Whilst not particularly unusual, the fieldfare holds a special place in my heart, because it could be said to be the bird that made me a birdwatcher… when I was about 17, I was looking out of my bedroom window and realised I had no idea what the strange bird gorging on berries was in my garden; it looked like a strange cross between a pigeon and a thrush. I dusted off an old bird book I had been given many years before and identified it as a Fieldfare, noting it down as the start of my first ever bird list for good measure … a birder was born.

On my way home from Staines, I stopped off at Richmond, spent a humiliatingly long time even getting into the park as I inexplicably got stuck in a cemetery (don’t ask!) before walking rather aimlessly around the enormous park dodging dog-walkers, runners, cyclists, and cars and failing again to see any new birds, although I was quite pleased to get close to…

Rose-ringed (or ring-necked) Parakeet (Psittacula krameri)

Rose-ringed (or ring-necked) Parakeet (Psittacula krameri)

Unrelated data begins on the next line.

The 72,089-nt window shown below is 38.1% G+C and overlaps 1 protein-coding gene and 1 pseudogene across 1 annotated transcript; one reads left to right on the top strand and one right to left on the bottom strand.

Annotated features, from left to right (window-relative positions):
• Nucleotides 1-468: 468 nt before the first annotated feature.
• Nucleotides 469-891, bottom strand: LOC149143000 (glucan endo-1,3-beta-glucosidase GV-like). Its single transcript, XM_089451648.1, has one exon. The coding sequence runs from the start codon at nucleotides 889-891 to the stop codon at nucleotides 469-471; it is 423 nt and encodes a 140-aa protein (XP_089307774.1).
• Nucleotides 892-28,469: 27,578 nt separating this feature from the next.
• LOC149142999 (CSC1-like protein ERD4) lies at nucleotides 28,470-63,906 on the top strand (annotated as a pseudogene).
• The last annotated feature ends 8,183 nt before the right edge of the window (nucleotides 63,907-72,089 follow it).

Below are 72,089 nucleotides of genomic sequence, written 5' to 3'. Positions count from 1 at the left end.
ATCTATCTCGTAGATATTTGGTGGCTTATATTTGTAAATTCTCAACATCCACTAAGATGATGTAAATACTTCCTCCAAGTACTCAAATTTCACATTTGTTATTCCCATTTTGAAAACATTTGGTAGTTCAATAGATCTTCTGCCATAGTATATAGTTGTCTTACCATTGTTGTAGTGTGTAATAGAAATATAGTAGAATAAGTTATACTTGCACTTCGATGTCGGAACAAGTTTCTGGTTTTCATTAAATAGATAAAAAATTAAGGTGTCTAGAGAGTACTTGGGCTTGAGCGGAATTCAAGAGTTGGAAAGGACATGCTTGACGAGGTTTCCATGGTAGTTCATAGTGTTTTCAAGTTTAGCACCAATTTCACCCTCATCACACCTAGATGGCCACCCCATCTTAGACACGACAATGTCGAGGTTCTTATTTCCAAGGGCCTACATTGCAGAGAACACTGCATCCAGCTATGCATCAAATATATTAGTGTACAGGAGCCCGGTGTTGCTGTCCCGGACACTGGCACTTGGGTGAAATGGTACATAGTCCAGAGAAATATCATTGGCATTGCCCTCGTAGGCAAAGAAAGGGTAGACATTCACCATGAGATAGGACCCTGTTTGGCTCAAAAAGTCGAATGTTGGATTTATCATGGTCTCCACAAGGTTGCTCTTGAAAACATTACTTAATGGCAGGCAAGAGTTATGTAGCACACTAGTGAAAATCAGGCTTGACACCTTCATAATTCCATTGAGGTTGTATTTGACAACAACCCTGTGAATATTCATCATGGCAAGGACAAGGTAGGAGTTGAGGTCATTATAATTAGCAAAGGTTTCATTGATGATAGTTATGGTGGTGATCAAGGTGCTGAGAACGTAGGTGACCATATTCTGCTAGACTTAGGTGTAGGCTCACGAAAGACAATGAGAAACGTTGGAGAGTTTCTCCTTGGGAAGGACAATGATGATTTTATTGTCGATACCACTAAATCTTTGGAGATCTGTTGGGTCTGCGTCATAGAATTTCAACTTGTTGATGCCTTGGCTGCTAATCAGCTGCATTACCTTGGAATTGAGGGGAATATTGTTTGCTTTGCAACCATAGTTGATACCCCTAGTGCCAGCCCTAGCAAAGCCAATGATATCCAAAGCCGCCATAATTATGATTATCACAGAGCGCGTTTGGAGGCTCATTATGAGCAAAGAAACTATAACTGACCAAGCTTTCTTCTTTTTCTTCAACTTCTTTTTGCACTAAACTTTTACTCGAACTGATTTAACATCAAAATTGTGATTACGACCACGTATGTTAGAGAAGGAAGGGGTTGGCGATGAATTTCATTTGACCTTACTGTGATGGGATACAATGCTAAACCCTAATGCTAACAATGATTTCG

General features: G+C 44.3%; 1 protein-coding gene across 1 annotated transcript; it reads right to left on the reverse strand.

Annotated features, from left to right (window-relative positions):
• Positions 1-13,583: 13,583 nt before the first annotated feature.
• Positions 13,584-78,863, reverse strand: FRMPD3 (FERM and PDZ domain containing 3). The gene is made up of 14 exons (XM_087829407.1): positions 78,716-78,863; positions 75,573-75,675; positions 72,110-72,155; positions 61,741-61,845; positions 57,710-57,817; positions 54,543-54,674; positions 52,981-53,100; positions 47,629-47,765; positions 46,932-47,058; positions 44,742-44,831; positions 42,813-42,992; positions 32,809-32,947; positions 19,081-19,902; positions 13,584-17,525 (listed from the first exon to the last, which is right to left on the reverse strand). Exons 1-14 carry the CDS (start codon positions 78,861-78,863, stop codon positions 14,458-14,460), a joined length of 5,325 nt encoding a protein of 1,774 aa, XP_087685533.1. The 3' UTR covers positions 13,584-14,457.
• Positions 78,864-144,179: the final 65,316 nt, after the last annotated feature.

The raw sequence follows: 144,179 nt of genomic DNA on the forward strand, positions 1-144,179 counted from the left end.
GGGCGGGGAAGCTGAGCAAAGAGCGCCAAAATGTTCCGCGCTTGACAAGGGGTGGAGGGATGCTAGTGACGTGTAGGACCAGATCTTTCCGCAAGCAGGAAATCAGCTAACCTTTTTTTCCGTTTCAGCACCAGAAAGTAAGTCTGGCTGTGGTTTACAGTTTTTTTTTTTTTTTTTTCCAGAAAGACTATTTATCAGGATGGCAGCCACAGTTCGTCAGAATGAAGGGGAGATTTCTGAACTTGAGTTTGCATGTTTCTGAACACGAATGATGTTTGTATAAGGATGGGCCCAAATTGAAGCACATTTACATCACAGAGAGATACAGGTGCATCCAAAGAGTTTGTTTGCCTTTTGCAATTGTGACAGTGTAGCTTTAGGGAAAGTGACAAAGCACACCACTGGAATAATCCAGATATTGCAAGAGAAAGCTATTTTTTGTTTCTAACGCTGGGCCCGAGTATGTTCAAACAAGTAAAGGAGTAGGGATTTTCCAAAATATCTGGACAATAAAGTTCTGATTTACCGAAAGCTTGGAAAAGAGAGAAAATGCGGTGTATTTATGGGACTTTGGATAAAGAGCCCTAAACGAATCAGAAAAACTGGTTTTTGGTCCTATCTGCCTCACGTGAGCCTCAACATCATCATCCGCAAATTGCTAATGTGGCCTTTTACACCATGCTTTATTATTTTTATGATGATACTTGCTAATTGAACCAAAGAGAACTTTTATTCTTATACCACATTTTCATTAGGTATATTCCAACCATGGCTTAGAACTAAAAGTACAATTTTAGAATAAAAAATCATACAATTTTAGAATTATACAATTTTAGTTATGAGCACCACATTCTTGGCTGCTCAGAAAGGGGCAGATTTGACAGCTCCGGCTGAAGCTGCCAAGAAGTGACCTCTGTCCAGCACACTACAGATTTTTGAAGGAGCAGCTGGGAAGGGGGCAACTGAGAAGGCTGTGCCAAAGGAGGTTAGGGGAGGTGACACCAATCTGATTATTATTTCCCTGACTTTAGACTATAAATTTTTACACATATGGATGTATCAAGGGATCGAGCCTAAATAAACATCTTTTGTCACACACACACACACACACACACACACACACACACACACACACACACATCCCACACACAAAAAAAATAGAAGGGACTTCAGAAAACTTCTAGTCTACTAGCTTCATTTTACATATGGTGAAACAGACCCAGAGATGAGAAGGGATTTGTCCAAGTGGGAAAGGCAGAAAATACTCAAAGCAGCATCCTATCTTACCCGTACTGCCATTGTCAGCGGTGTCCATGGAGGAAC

…and…

Jackdaw (Corvus monedula)

Jackdaw (Corvus monedula)

You could tell the birding had not gone well when I even joined the tourists (I generally have an almost misanthropic repulsion to be even within screaming distance of another human when I am out birding) to queue and take photos of the clearing in the bushes made for a view of St Paul’s Cathedral from King Henry’s mound (Richmond is an astonishing 10 miles away from Wren’s masterpiece):

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As I walked back down the hill (avoiding any cemeteries this time) to start the long tube journey back from west London, I reflected on what had been a frustrating, but not altogether unsuccessful, birding trip. As my wife later sagely reminded me, it is partly the frustrations, the obstacles, and the fruitless walks and waits which makes the successes in birding seem even more enjoyable and sought after.

Also, with views like these, as on the start of my journey home, I shouldn’t really be complaining:

Richmond